Several operations on 3D models rely on a good estimate of 3D mesh quality. For example, network based applications require 3D model compression and streaming, in which a tradeoff must be made between the visual quality and the transmission speed. Several applications require levelofdetail (LOD) simplification of 3D meshes for fast processing and rendering optimization. Watermarking of 3D meshes requires evaluation of quality due to artifacts produced. Indexing and retrieval of 3D models require metrics for judging the quality of 3D meshes that are indexed. Most of these operations cause certain modifications to the 3D shape. For example, compression and watermarking schemes may introduce aliasing or even more complex artifacts; LOD simplification and denoising result in a kind of smoothing of the input mesh and can also produce unwanted sharp features.
Quality assessment of 3D meshes is generally understood as the problem of evaluation of a modified mesh with respect to its original form based on detectability of changes. Quality metrics are given a reference mesh and its processed version, and compute geometric differences to reach a quality value. Furthermore, certain operations on the input 3D mesh, such as simplification, reduce the number of vertices; and this makes it necessary to handle topographical changes in the input mesh.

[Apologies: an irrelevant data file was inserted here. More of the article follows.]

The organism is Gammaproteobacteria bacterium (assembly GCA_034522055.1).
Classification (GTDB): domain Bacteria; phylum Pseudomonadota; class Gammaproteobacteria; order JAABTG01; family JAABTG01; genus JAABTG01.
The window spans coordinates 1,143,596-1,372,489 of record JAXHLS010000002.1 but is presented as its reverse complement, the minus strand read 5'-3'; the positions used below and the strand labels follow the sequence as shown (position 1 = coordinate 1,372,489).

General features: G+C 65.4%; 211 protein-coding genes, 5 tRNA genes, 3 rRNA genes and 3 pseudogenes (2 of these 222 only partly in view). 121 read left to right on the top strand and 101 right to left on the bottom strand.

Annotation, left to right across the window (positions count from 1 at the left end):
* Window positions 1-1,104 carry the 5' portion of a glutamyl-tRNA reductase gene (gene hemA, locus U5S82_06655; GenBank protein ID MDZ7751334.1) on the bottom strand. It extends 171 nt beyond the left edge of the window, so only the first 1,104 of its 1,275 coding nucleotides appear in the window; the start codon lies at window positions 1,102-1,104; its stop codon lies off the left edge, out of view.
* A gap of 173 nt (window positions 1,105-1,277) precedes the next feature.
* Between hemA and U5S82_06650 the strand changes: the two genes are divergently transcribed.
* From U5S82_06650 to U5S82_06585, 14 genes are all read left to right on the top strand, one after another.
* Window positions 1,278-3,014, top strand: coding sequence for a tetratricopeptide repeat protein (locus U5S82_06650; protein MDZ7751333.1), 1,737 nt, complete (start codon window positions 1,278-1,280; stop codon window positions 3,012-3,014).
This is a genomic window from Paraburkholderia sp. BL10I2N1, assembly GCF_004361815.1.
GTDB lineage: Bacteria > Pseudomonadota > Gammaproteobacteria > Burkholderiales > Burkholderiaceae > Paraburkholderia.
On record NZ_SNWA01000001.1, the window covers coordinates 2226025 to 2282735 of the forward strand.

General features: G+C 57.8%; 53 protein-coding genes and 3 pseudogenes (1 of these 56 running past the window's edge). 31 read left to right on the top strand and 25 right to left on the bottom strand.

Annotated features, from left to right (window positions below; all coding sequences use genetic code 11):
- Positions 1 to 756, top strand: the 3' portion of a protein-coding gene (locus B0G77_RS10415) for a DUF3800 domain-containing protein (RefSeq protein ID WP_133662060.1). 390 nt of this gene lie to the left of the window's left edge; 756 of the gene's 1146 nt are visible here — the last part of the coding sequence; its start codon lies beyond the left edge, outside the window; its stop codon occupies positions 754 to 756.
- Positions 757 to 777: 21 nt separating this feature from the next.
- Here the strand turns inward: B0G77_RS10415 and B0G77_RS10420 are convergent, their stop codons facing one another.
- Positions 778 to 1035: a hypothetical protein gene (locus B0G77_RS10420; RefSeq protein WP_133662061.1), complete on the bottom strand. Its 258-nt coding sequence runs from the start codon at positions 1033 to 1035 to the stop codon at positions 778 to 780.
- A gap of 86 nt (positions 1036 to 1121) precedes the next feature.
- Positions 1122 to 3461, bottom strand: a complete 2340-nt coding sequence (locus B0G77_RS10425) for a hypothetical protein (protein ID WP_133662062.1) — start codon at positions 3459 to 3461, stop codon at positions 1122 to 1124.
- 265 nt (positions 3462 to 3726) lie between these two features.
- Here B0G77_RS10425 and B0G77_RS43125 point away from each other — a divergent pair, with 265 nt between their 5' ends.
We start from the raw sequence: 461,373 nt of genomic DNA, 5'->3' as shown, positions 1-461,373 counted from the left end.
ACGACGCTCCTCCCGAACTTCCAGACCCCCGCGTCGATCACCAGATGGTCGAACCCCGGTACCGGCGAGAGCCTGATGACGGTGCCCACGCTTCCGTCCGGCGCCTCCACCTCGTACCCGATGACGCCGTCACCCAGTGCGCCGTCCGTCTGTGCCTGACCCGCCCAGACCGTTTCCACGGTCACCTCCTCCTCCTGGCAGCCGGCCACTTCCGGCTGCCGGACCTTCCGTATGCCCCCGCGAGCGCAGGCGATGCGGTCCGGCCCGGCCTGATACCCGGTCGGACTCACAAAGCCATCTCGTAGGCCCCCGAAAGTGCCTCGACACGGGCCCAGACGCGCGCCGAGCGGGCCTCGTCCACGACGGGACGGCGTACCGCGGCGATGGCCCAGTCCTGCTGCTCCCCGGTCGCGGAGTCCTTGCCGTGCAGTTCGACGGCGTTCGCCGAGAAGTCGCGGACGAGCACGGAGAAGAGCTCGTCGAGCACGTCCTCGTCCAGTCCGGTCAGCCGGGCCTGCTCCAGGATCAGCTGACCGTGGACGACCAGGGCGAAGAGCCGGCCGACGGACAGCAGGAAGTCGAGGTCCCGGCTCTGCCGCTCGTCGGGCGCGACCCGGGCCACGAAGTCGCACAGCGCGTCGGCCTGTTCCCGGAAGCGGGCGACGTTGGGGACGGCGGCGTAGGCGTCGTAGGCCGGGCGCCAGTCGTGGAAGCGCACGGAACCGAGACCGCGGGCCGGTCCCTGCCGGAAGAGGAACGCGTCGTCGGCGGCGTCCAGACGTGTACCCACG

2 Related work
Methods for quality assessment of triangle meshes can be categorized according to their approach to the problem and the solution space. Nonperceptual methods approach the problem geometrically, without taking human perception effects into account. On the other hand, perceptual methods integrate human visual system properties into computation. Moreover, solutions can further be divided into imagebased and modelbased solutions. Modelbased approaches work in 3D object space, and use structural or attribute information of the mesh. Imagebased solutions, on the other hand, work in 2D image space, and use rendered images to estimate the quality of the given mesh. Several quality metrics have been proposed; [6], [12], and [28] present surveys on the recently proposed 3D quality metrics.
2.1 Geometrydistancebased metrics
Several methods use geometrical information to compute a quality value of a single mesh or a comparison between meshes. Therefore, methods that fall into this category do not reflect the perceived quality of the mesh.